I have enjoyed the privilege and honor of serving as acting chancellor during this brief period, and I am now even more aware of just what a remarkable place IUPUI has become in its 34 years. Each achievement is noteworthy in itself; but taken together, so many things are happening so quickly that we sometimes fail to see how truly extraordinary the progress has been, even in such a short time.
From my vantage point of the past few months, I can report that Jerry Bepko has left a legacy of optimism, self-confidence, and cooperation that will stand us in good stead as we look toward the challenges ahead. There is every reason to believe that the best is yet to come.
Our new chancellor, Charles Bantz, will find a team of committed, capable people ready to move IUPUI forward in accord with his vision and into the ranks of the most effective and successful universities in the country—engaged locally with our community while advancing knowledge globally.
could not have achieved as much as it has without community support.
And the faculty and staff have done their part, too. Despite offers to go elsewhere for higher pay, lighter work loads, or better surroundings, all but a few have elected to remain at IUPUI because of a calling to civic responsibility and a chance to see a dream come true. People at IUPUI are still dreaming and still stretching. With a new chancellor in place on June 1, there will be renewed energy and enthusiasm for making IUPUI and central Indiana an inspiration for the world as the very model of partnership between two great universities, the city and higher education, the discovery of knowledge and its wise use, aspirations and their attainment.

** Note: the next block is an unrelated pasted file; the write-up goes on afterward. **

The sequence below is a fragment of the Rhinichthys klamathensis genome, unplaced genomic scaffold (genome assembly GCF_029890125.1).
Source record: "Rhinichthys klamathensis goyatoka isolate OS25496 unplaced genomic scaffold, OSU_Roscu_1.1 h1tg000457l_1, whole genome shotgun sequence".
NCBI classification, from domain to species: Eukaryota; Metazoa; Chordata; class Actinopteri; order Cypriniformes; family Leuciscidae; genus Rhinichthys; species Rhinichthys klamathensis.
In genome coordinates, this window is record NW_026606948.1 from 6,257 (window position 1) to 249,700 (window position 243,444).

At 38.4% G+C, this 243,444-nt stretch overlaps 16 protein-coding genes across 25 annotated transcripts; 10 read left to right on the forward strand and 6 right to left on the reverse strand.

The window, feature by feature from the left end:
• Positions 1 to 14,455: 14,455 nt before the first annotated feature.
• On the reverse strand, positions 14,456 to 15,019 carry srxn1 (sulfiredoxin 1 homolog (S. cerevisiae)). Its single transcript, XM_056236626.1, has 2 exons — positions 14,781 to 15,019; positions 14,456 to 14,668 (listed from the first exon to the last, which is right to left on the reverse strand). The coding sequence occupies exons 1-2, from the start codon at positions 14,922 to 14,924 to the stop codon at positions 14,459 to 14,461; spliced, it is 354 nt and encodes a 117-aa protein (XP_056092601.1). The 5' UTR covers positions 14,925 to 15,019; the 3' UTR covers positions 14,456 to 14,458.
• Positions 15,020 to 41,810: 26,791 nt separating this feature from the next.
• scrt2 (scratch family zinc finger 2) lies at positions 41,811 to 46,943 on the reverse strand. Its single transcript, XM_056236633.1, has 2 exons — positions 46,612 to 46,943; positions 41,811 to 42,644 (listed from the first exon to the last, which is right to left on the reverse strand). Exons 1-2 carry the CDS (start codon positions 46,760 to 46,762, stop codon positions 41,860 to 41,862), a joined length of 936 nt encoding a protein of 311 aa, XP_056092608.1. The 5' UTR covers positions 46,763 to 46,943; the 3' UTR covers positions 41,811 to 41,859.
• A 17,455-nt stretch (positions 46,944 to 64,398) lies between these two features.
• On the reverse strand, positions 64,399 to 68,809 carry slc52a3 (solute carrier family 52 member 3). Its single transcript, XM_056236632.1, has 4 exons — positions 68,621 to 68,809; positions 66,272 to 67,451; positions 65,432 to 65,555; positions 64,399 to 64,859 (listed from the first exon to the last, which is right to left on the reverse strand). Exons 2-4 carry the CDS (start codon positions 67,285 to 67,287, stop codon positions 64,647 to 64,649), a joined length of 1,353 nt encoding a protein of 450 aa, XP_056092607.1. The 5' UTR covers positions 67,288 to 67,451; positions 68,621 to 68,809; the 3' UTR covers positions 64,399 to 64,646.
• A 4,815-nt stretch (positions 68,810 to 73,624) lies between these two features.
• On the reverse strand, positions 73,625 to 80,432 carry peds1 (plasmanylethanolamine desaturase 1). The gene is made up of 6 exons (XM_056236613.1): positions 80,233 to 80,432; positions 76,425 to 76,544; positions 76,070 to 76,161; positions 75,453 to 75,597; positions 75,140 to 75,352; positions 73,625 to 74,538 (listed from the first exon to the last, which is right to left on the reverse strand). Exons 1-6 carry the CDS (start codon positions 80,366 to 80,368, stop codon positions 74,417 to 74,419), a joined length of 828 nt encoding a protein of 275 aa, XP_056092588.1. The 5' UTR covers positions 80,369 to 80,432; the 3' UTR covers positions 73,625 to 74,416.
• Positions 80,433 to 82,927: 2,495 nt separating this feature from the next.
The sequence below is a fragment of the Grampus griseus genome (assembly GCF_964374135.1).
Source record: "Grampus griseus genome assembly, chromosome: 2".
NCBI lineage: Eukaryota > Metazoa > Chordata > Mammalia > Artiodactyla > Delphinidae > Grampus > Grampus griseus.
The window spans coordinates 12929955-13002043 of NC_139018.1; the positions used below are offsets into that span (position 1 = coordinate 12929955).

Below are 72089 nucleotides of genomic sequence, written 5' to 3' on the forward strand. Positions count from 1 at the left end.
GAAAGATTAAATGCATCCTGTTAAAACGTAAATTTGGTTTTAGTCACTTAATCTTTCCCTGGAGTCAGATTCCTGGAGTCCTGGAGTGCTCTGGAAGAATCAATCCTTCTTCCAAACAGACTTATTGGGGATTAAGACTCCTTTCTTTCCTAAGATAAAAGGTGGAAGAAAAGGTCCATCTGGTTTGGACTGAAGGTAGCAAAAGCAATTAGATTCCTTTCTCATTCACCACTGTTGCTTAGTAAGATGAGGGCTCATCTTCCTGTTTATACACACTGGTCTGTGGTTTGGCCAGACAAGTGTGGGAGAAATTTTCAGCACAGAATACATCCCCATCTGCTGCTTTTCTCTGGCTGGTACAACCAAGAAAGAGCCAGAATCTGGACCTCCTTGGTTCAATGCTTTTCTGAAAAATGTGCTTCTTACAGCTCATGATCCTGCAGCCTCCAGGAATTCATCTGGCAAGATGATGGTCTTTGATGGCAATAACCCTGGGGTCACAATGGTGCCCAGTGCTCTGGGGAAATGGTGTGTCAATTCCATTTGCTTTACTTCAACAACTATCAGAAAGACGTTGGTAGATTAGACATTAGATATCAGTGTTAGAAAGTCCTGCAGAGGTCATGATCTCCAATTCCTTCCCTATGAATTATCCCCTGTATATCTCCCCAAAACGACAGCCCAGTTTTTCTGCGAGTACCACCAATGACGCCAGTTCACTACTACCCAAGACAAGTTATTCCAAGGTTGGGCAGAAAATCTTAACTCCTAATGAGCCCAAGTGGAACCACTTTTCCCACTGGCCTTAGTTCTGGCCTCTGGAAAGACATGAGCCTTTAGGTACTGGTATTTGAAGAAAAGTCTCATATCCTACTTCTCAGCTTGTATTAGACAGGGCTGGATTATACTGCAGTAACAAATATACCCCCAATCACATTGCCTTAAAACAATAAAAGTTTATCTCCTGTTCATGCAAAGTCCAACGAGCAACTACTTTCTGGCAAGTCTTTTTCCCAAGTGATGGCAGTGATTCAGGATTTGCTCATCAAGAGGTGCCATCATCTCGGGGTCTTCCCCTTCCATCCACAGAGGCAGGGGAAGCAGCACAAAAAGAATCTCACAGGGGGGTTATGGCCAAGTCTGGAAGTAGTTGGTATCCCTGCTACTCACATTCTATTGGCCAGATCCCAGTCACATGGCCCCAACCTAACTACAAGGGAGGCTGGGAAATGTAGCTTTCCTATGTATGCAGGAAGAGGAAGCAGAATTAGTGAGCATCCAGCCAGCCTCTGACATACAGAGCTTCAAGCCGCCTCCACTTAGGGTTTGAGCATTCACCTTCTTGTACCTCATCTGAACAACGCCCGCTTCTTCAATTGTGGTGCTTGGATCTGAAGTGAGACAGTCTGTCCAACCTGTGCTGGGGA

As I step down from my acting role, and from the vantage point of seeing how things really DO converge in partnerships and collaboration, I’d like to thank you for your support and encouragement during this transition. Together, we’ve made a link between the past and the future, from Bepko to Bantz, without losing momentum or confidence.
The “future truly is here.”